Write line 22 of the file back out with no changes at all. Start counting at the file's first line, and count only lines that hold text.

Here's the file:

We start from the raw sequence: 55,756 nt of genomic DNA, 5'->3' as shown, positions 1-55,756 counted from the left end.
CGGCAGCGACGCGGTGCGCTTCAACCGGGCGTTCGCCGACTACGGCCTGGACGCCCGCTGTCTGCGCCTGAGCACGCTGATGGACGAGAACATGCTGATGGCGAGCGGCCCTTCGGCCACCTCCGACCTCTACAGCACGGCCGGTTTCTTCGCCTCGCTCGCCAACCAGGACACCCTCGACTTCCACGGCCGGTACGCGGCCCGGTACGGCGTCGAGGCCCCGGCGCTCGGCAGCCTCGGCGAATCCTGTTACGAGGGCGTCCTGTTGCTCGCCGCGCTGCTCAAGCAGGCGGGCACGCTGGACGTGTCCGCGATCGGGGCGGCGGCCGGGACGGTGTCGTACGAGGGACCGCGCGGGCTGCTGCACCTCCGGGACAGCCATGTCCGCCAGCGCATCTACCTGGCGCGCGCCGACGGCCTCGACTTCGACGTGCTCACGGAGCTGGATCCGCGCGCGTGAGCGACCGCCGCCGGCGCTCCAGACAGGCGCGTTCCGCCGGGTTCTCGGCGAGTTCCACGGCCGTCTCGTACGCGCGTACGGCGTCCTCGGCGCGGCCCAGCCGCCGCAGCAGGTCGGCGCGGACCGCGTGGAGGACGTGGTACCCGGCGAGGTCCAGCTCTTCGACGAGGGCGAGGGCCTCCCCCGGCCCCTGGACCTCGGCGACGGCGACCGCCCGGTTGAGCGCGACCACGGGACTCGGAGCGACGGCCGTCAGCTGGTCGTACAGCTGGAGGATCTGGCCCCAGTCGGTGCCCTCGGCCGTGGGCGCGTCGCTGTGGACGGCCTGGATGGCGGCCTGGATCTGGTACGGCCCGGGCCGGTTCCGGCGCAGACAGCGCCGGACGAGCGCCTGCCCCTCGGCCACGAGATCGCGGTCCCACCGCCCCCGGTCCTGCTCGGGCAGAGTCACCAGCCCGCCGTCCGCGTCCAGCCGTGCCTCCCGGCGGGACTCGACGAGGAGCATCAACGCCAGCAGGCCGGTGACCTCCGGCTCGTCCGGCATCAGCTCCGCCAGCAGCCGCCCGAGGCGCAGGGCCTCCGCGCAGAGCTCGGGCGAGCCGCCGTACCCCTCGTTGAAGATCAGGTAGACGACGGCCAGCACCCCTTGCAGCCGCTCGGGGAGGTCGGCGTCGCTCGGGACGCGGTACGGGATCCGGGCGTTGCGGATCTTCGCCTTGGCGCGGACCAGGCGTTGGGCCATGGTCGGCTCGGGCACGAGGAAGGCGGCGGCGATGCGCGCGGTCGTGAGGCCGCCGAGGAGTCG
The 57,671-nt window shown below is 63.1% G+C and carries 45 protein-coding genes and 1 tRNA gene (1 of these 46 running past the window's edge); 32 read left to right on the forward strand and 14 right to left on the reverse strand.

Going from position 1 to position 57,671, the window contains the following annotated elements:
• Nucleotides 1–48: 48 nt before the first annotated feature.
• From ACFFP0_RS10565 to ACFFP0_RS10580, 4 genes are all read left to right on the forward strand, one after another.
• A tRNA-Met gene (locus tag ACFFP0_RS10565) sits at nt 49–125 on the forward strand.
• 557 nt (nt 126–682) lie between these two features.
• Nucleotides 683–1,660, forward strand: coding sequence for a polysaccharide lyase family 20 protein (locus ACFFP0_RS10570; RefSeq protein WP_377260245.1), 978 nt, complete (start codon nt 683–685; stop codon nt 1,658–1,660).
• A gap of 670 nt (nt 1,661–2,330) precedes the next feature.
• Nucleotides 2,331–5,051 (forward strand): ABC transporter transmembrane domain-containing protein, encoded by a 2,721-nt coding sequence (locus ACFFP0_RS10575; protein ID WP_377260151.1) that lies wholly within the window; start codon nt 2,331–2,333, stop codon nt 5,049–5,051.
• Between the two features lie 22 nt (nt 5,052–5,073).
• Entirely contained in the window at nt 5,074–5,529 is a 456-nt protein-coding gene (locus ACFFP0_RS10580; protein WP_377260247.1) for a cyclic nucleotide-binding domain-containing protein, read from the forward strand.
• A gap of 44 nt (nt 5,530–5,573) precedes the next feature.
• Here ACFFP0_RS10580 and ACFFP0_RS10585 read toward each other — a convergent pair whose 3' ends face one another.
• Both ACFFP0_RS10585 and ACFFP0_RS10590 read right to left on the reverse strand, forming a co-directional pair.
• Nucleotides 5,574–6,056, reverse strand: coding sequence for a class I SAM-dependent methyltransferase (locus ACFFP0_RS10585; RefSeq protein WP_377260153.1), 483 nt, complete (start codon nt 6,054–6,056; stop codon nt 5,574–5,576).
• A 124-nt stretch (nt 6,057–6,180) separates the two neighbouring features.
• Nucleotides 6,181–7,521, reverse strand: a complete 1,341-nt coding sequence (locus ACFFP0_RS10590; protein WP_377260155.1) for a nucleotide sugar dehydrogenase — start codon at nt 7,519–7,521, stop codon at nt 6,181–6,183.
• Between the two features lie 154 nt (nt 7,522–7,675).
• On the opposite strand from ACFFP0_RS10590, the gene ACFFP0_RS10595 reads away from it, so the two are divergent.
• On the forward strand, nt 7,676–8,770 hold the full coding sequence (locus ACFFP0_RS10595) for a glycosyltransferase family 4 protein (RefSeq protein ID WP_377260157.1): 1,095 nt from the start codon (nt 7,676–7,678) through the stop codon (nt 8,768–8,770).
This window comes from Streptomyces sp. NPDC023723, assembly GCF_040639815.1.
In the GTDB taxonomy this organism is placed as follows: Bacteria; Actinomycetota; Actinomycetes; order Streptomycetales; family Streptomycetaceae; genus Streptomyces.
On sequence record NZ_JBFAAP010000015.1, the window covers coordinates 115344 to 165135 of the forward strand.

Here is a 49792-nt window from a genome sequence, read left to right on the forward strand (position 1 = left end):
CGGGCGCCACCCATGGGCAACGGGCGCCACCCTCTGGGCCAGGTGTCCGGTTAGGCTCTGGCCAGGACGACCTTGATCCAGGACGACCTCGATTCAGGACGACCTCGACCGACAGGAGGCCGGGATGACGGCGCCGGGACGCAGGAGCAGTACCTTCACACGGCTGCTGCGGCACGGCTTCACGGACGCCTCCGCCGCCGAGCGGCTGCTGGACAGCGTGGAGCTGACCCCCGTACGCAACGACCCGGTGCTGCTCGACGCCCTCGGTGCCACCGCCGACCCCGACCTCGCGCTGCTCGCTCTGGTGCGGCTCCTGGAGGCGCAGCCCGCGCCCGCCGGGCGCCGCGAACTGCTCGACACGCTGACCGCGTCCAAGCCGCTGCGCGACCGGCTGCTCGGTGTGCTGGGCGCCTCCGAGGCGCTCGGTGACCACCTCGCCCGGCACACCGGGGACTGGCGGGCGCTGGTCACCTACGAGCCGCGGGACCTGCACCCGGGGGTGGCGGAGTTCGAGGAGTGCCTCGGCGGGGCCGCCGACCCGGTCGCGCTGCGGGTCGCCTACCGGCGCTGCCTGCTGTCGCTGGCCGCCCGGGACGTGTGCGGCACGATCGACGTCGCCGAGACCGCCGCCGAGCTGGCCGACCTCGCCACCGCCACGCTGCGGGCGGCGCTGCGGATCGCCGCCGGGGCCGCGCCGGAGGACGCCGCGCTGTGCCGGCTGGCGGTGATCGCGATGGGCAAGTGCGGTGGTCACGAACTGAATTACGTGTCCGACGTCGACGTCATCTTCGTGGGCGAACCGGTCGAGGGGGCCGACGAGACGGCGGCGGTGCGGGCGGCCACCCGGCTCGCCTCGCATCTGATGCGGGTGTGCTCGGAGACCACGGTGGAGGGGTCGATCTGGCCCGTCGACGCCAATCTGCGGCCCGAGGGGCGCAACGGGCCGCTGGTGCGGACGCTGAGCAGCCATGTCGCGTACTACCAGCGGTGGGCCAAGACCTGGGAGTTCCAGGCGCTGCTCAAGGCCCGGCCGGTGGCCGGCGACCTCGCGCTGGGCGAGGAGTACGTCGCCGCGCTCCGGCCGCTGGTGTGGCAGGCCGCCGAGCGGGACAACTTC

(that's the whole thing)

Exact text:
• On the forward strand, nt 7,676–8,770 hold the full coding sequence (locus ACFFP0_RS10595) for a glycosyltransferase family 4 protein (RefSeq protein ID WP_377260157.1): 1,095 nt from the start codon (nt 7,676–7,678) through the stop codon (nt 8,768–8,770).